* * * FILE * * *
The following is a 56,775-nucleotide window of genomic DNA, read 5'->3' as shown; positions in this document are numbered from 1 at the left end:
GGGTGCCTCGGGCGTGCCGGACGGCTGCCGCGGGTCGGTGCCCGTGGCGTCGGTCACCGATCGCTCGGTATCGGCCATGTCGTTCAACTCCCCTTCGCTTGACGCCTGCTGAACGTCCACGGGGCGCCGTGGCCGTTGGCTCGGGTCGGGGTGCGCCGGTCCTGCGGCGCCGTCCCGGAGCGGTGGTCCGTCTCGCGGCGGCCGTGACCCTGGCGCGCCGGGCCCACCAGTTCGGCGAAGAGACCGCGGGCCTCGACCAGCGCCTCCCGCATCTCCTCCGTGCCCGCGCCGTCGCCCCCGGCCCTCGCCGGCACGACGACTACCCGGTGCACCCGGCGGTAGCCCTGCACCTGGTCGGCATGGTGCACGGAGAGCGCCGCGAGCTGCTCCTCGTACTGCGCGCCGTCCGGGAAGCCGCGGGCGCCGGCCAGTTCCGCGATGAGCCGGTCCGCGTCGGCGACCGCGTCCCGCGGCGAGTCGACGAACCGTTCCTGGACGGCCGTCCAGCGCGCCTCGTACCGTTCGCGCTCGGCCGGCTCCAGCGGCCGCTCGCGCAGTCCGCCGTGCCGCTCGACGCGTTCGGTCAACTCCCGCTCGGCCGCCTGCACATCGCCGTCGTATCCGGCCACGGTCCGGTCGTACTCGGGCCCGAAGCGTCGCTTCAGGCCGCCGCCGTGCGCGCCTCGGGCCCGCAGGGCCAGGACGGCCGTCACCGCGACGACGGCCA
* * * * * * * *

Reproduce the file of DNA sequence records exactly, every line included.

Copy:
The following is a 56,775-nucleotide window of genomic DNA, read 5'->3' as shown; positions in this document are numbered from 1 at the left end:
GGGTGCCTCGGGCGTGCCGGACGGCTGCCGCGGGTCGGTGCCCGTGGCGTCGGTCACCGATCGCTCGGTATCGGCCATGTCGTTCAACTCCCCTTCGCTTGACGCCTGCTGAACGTCCACGGGGCGCCGTGGCCGTTGGCTCGGGTCGGGGTGCGCCGGTCCTGCGGCGCCGTCCCGGAGCGGTGGTCCGTCTCGCGGCGGCCGTGACCCTGGCGCGCCGGGCCCACCAGTTCGGCGAAGAGACCGCGGGCCTCGACCAGCGCCTCCCGCATCTCCTCCGTGCCCGCGCCGTCGCCCCCGGCCCTCGCCGGCACGACGACTACCCGGTGCACCCGGCGGTAGCCCTGCACCTGGTCGGCATGGTGCACGGAGAGCGCCGCGAGCTGCTCCTCGTACTGCGCGCCGTCCGGGAAGCCGCGGGCGCCGGCCAGTTCCGCGATGAGCCGGTCCGCGTCGGCGACCGCGTCCCGCGGCGAGTCGACGAACCGTTCCTGGACGGCCGTCCAGCGCGCCTCGTACCGTTCGCGCTCGGCCGGCTCCAGCGGCCGCTCGCGCAGTCCGCCGTGCCGCTCGACGCGTTCGGTCAACTCCCGCTCGGCCGCCTGCACATCGCCGTCGTATCCGGCCACGGTCCGGTCGTACTCGGGCCCGAAGCGTCGCTTCAGGCCGCCGCCGTGCGCGCCTCGGGCCCGCAGGGCCAGGACGGCCGTCACCGCGACGACGGCCA